Why is that? I mean a lot of cases don't have necks one bullet diameter long. And a lot of people load without concern over how much bullet is in the neck so long as it doesn't fall out with normal handling. ??
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Old November 2, 2012, 05:31 PM   #6
Unclenick
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Yes. The 1 caliber into the neck thing was an old rule of thumb. The fact .308 Winchester and .223 Remington necks are less than a caliber long is why you can find published opinions from the 50's and early 60's that the necks of those two rounds are too short to ever possibly allow them to match the accuracy of the .30-06 and .222 Remington.

The actual relationship between seating depth and accuracy is complicated. The chart Brian referred to actually was .30-06 round nose bullet data from the Lloyd Brownell study of absolute pressure published in 1965. It shows pressure of a fixed powder charge having a minimum value seating depth, and being higher either side of that seating depth. Brownell felt it was a point where dominance of the fact seating deeper reduces the powder burning space increases pressure and fact a longer seated bullet doesn't allow as much gas to bypass the bullet before the bullet obturates the bore was the real explanation.

But here's where it gets complicated. There seems to be at least one and sometimes two or, rarely, even three different seating depths at which a particular bullet is most accurate in a rifle. Berger has a procedure for finding the best depth here. It's as if there is some location where the bullet jump and the gas stream around the bullet work to best center it in the bore. The problem is that when you tune seating depth you are changing the pressure, velocity, and barrel time simultaneously if you don't also retune the load. That can be done with the assistance of QuickLOAD to neutralize it, but getting those two varables isolated has tripped up many a handloader.




Theshepard,

The terminology has changed over time. The old Rifleman magazines commonly spoke of Cartridge Over-All Length, or Cartridge OAL, which many abbreviate as COAL even today. Some would drop the "Cartridge", as you do, to get OAL. But strictly speaking, neither is current. The problems is that sometime between about WWII and the 1960's the usage of "overall and over-all" changed.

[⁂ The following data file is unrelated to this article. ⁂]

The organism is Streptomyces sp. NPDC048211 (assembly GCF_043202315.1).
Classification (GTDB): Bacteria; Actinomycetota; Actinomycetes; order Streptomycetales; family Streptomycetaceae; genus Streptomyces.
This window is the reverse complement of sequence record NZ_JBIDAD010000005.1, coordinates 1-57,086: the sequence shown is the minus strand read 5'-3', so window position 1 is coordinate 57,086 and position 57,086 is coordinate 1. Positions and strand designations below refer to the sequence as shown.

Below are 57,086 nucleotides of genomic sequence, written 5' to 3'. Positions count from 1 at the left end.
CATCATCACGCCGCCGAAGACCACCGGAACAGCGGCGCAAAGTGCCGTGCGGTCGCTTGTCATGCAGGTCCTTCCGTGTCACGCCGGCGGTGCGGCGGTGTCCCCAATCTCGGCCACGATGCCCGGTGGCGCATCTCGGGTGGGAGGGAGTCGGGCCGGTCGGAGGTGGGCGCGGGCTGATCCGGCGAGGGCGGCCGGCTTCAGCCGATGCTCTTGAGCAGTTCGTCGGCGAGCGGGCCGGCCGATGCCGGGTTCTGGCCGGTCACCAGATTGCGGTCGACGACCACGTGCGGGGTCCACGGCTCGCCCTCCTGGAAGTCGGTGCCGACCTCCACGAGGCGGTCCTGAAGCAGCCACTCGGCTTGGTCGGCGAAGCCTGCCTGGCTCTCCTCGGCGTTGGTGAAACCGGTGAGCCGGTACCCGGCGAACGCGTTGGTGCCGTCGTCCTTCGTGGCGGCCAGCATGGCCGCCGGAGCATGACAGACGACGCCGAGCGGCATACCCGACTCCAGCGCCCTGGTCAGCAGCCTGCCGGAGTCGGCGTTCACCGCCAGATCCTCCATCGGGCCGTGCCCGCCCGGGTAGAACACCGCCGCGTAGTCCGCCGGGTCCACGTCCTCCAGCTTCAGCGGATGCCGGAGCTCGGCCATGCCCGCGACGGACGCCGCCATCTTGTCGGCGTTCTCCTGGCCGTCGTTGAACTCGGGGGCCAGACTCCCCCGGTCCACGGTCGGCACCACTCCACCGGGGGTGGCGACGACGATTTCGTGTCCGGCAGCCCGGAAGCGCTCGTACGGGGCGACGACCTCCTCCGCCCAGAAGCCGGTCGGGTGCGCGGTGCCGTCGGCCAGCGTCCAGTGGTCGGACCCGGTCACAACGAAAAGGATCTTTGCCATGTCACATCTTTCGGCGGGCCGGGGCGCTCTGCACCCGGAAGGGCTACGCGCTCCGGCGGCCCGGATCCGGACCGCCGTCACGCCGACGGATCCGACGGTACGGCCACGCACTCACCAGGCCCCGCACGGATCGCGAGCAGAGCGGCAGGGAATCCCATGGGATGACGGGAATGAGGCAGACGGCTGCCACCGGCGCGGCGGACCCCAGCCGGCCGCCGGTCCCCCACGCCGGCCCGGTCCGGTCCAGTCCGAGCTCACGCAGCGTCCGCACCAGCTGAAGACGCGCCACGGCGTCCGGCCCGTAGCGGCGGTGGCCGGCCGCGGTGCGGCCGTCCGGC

In my Webster's 2nd edition (1948 printing), the word overall, a compound word that dates back to Chaucer, meant only to take altogether, as in, his life was good overall. The hyphenated form was used exclusively to describe physical length as in, the boat was 22 feet over-all. Obviously the initial for "Overall" would just be "O", while "Over-All: has two initials, "OA".

By the time you get to Webster's 3rd unabridged (mine was printed in 1966), the hyphenated form is completely gone and length is also being written as the compound word with the single letter initial. Thus Cartridge Overall Length is the modern term, or COL. OL is all you use if you want to drop "cartridge" from the description, though that can lead to confusion if the context isn't clear, as overall lengths of guns are also a topic of discussion at times.

The time to correct people is when they use AOL, having confused cartridge length with the once-popular online service.
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Old November 2, 2012, 08:10 PM   #7
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Awesome!!

Unclenick, if I could 'LIKE' your post, I would do so! Great information and I truly appreciate the level of detail. I tried to post a helpful tip, and got an even more helpful one (for me) in return. That's community, man!